The history recalled the department was housed in the Fairchance Borough Building after it was built in 1938, until the department was moved into its new building on Pittsburgh Street in 1975 on 22 acres of land donated by the late Charles Guthrie. Members noted the amount of ground is helpful as a landing zone for medical helicopters.
“Our new home was erected in 1970 with our social hall. The apparatus and fire department operations left the borough building for the last time and began here in 1975,’’ the history stated.
The department’s property includes a fire station and social hall with two banquet rooms, which were renovated in the fall of 2009, as well as sleeping quarters for the ambulance corps.
Miller said, “Ninety percent of this was built by volunteers.’’
The department uses the social hall for training. The community uses it for parties as well as a meeting place for Boy Scouts and Cub Scouts. The building also has been used in emergencies.
Bailey said, “We have used our halls for emergency shelter during the big snow last year. We housed people who were without power for one to two weeks. They were able to shower and our ladies provided meals.’’
The history also noted, “The fire department has a wonderful ladies auxiliary that helps with fundraising with the needs of the department.’’
Fundraising is an important function of the fire department as it pays for gear and equipment. The department estimated that gear for one firefighter costs about $2,400, while fire trucks start at $200,000 and average between $300,000 and $350,000. The department explained a first-line truck has to be no more than 25 years old.
“The fire department won’t survive unless you do fundraising,’’ said Miller.
Bailey said, “We have a great community. They are always attending our fundraisers and participate in our fund drives.’’
“The fire department had a band from the 1930s until the 1960s,’’ the history reported. “Tony Chess was the director of this large marching band that played at the firemen’s parades, Memorial Day parades and military funerals. Popular in the tri-state area, they won many awards’’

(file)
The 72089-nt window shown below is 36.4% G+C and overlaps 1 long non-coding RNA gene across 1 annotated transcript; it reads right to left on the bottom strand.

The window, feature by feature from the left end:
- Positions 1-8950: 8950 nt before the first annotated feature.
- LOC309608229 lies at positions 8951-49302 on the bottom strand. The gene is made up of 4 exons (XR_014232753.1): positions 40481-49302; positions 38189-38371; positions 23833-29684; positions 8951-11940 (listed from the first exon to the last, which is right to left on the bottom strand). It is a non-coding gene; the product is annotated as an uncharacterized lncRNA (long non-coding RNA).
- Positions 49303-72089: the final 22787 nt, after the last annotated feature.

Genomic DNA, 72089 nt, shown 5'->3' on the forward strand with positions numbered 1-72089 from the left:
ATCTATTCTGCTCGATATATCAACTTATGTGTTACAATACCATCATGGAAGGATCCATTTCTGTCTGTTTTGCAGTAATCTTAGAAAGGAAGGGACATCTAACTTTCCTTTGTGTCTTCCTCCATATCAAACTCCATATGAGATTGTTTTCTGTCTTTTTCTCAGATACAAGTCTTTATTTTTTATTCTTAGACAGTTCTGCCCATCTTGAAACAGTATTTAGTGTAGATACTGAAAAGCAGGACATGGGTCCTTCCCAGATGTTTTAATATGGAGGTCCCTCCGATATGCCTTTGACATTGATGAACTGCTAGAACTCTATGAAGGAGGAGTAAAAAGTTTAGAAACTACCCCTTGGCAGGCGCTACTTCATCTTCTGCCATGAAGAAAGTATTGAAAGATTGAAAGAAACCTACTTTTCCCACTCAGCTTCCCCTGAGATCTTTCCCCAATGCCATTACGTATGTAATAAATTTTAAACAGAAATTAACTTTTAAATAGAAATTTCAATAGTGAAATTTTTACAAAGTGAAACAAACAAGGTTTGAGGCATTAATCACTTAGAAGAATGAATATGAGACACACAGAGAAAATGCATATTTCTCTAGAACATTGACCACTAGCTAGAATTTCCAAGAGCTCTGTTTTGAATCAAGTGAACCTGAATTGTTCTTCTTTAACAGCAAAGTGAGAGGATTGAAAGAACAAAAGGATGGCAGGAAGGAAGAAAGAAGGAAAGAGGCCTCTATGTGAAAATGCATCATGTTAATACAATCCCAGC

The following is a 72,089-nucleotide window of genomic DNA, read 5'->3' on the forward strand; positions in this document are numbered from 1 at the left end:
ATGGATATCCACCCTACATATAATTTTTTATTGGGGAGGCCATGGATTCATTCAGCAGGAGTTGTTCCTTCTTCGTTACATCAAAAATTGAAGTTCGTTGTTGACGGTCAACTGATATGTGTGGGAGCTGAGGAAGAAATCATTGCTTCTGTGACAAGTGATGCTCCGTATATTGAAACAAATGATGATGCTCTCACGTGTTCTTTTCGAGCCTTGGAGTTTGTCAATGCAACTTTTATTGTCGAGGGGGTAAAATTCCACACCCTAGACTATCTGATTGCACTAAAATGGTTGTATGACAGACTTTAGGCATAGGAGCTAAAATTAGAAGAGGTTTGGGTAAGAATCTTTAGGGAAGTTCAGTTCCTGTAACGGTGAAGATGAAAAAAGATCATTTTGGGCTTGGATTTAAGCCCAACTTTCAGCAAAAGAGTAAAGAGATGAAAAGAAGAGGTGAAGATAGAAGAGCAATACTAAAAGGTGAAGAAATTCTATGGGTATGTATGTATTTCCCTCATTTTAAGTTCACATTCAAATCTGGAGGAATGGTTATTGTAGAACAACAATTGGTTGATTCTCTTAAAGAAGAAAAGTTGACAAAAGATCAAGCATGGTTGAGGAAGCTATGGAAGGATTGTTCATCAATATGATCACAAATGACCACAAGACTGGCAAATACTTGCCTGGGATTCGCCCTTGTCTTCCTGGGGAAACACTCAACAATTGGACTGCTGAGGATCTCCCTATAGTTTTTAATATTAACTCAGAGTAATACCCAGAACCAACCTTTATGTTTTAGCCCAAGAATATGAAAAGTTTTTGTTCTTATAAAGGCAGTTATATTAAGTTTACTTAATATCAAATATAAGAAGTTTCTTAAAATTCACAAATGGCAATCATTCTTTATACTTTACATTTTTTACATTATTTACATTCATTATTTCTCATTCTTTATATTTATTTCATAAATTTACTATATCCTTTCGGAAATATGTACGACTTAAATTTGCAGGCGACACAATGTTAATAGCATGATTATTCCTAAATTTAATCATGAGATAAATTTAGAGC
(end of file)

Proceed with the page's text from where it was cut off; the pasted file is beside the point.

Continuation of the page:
In addition, the history reported, “We have always been known for our street fairs, held at first in the Railroad parking lot, then several years on DeForest Avenue and then on our new grounds here since 1975. Community Days are usually held during the July 4 holiday week with fireworks. We have also hosted many Fayette County Firemen’s Conventions and the Western Pennsylvania Firemen’s Convention. All of the visiting firefighters always enjoy coming here to our meetings and enjoy a good time of fellowship and fun here at Fairchance.’’
In 1948, the fire department started an ambulance service with the members trained in first aid and other life-saving techniques, according to the history.
“The service continues today with three advanced life support medic units with emergency medical technicians and paramedics giving quality patient care to those called upon in their time of need,’’ the history said.
The ambulance corps also provides for four other departments.
Today’s firefighters recalled the work of those who came before them and those who continue to help their community today.
“It’s a lot of sacrifice with your family — getting up in the middle of the night and praying that God keeps them safe,’’ the members said.
Miller noted that firefighters have to undergo extensive training, including how to work with chemicals.
But fire departments also are more successful at fighting fires today.
Members noted that in the early years, firefighters couldn’t go into a building but stood outside and sprayed the building with water. Today, equipment such as air tanks allow firefighters to go inside buildings to fight the fire.
In addition, the advent of bigger trucks that can hold more water and the availability of water lines in rural areas also contribute to the success of fighting fires.
For the firefighters, the department is more than than a place to go when a call comes through. Members can often be found at the department at night, sitting on folding chairs in the summer and playing cards in the winter.
“We’re like one family here,’’ said Bailey. “We stick together when it counts. There’s a lot of pride here.’’
For more information on membership or how to support the Fairchance Volunteer Fire Department, call 724-564-5070.